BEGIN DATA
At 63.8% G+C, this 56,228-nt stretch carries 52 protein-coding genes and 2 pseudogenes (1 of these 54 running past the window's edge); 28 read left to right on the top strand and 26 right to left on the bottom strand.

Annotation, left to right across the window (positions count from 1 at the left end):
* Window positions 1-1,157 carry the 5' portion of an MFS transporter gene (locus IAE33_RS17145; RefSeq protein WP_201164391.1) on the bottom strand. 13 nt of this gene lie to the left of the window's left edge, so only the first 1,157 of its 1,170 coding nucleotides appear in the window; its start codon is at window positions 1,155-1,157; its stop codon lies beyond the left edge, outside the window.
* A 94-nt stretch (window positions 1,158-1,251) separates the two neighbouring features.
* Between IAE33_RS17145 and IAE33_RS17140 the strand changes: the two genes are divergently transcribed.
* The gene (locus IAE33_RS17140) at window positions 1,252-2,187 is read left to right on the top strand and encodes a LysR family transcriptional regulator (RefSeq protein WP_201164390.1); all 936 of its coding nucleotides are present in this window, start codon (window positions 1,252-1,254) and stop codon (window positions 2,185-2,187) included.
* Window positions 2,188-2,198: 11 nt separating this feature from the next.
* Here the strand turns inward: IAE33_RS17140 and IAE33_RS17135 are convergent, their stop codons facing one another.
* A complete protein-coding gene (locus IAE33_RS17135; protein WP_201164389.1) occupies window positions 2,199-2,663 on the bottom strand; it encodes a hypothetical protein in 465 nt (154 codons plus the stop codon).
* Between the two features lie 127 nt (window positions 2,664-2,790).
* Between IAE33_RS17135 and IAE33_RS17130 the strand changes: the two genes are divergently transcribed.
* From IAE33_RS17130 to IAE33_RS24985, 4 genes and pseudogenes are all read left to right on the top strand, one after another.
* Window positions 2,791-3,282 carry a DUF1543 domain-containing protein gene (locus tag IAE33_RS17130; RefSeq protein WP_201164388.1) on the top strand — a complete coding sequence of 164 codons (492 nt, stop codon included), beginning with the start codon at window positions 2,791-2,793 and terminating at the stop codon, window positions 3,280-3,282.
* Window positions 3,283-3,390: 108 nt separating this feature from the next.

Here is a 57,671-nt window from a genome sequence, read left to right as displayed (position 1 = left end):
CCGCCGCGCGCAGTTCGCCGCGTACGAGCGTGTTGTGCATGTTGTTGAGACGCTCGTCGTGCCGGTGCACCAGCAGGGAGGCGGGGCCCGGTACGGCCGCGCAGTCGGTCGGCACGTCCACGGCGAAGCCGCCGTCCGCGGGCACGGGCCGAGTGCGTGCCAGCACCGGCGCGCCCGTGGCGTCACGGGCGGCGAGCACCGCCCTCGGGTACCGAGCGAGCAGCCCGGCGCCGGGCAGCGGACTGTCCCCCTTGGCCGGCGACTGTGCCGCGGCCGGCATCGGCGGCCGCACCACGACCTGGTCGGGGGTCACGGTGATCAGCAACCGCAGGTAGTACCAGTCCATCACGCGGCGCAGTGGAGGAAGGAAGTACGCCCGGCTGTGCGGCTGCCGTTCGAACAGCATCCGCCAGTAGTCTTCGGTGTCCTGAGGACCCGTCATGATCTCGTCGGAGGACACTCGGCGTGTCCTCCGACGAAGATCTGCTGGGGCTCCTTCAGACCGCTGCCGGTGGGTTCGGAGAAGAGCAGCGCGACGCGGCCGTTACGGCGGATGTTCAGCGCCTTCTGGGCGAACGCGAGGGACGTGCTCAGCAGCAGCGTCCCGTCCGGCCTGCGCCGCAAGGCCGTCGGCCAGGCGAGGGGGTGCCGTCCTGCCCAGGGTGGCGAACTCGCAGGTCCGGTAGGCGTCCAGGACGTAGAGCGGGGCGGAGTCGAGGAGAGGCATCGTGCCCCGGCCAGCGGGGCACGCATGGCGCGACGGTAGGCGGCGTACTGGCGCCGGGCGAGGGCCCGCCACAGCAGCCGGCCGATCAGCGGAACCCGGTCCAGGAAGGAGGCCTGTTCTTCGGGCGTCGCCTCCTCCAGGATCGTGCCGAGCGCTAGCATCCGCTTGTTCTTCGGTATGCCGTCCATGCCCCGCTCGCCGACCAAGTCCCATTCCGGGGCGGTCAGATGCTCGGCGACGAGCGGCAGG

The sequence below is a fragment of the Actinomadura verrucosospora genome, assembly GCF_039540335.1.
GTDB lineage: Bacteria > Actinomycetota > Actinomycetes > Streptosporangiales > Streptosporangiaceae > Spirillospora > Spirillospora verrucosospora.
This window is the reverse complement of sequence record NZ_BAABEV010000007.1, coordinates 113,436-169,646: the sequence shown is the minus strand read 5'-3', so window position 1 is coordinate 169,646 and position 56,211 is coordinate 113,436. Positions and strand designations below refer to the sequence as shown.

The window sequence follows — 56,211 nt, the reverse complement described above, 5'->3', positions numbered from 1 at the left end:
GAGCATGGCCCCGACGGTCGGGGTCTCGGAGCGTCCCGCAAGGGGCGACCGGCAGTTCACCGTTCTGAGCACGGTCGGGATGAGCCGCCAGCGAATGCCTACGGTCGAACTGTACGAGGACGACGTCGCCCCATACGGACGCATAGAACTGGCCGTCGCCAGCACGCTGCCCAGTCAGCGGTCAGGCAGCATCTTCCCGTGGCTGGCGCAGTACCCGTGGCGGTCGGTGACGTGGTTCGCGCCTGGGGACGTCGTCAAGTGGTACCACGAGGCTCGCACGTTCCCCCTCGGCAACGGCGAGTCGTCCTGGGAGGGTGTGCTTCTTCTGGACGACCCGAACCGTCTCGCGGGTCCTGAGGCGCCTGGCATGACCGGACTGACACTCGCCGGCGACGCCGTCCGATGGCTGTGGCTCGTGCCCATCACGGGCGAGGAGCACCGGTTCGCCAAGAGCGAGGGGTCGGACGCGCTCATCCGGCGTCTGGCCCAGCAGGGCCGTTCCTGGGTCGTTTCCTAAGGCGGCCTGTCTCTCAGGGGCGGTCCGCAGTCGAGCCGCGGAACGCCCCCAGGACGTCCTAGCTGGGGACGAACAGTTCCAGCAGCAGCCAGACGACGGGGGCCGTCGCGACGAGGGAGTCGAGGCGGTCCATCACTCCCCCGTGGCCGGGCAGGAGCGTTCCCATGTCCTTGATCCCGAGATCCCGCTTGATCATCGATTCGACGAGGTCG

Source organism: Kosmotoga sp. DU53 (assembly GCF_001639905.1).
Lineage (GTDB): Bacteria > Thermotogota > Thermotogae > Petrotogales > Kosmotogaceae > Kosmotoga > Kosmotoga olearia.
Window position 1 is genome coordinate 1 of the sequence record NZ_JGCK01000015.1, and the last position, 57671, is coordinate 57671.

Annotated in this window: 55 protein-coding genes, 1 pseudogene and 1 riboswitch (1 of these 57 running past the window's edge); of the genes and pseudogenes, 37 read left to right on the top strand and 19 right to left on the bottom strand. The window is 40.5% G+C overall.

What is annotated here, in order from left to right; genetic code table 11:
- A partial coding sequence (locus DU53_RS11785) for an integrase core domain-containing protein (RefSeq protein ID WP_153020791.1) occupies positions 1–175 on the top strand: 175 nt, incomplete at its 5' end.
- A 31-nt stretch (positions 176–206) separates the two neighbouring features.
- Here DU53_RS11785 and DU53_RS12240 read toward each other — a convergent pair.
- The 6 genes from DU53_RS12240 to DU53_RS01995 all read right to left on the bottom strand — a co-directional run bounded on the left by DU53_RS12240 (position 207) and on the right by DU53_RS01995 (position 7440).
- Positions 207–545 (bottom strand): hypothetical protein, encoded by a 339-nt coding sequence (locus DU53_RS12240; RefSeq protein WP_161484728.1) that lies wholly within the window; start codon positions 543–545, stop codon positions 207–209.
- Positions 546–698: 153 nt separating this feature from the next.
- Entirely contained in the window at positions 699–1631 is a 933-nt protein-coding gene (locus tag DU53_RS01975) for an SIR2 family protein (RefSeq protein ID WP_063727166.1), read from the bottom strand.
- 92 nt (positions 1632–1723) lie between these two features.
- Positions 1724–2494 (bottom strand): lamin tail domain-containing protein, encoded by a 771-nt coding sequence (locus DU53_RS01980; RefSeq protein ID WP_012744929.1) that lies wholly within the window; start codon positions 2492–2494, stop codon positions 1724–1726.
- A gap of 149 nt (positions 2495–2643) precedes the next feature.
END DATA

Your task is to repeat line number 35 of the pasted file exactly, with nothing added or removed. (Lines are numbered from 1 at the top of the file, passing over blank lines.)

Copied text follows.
- Positions 1724–2494 (bottom strand): lamin tail domain-containing protein, encoded by a 771-nt coding sequence (locus DU53_RS01980; RefSeq protein ID WP_012744929.1) that lies wholly within the window; start codon positions 2492–2494, stop codon positions 1724–1726.